LONDON • British and French authorities launched a major investigation yesterday into a suspected £5 million (S$8.96 million) tax fraud in the football industry, with Premier League club West Ham confirmed to have been targeted.
Nearly 200 tax officials from the two countries swooped on premises on both sides of the Channel in morning raids, arresting several men and seizing financial records.
Newcastle United, who this week won promotion to the Premier League, are also thought to have been targeted, but have yet to comment.
"HMRC has arrested several men working within the professional football industry for a suspected £5 million income tax and National Insurance fraud," British tax authority HMRC (Her Majesty's Revenue and Customs) said in a statement.
"Investigators have searched a number of premises in the northeast and south-east of England and arrested the men and also seized business records, financial records, computers and mobile phones.
"The French authorities are assisting the UK investigation, have made arrests and several locations have been searched in France."
West Ham confirmed they were under investigation.
British reports said tax officials had searched West Ham's offices in their London Stadium home.
The Press Association news agency reported that one of the raids was on Newcastle's St James' Park ground in north-east England, with managing director Lee Charnley among those arrested.
West Ham, currently 14th in the English top flight, said they were "cooperating fully with HMRC to assist their enquiries".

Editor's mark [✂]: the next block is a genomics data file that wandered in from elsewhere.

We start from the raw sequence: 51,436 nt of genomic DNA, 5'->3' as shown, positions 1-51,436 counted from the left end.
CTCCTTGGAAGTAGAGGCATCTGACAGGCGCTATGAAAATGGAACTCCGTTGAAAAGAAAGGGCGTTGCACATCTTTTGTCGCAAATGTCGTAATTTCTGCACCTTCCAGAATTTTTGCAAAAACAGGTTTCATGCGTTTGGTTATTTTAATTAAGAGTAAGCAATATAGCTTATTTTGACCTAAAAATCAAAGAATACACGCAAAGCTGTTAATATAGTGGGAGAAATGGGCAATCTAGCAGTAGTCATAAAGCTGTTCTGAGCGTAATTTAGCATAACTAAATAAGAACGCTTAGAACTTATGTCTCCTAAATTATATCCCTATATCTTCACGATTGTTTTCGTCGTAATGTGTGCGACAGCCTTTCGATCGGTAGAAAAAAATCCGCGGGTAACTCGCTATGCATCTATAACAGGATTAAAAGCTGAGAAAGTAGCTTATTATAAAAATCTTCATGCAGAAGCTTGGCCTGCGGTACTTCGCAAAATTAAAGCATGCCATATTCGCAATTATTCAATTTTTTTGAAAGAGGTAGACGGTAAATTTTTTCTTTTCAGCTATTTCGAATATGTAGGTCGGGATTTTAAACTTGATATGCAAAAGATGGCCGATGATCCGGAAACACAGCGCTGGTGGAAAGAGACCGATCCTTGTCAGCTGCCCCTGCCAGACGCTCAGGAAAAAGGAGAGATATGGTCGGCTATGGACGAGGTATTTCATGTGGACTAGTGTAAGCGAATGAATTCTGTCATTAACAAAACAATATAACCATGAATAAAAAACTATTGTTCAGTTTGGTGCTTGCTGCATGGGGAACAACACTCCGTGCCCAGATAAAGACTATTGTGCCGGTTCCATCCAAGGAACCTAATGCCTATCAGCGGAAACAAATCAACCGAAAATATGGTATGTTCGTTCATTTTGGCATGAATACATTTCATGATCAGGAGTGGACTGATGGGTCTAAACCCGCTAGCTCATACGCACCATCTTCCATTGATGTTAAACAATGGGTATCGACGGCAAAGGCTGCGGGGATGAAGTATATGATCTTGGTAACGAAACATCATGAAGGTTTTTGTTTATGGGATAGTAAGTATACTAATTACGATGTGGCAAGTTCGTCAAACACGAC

Premier League leaders Chelsea revealed they, too, had been visited by tax officials, but there is not thought to be any allegations of wrongdoing against the club.
"In connection with its wider investigation, HMRC has requested certain information which the club will provide," a Chelsea spokesman said.
British reports said the investigations were linked to the transfer market and several experts suggested the probes particularly concerned the issue of image rights.
In January, the British Parliament's Committee of Public Accounts published a report in which it said rules on image rights were being "exploited" in order to avoid taxes.
The rule allows footballers to declare income from image rights separately from their main salary.
It incentivises players to maximise the proportion of income deemed to be a part of their image rights in order to reduce their tax liabilities.
In the report, the committee said HMRC had opened enquiries about the image rights of 43 football players, eight agents and 12 clubs.
AGENCE FRANCE-PRESSE, THE GUARDIAN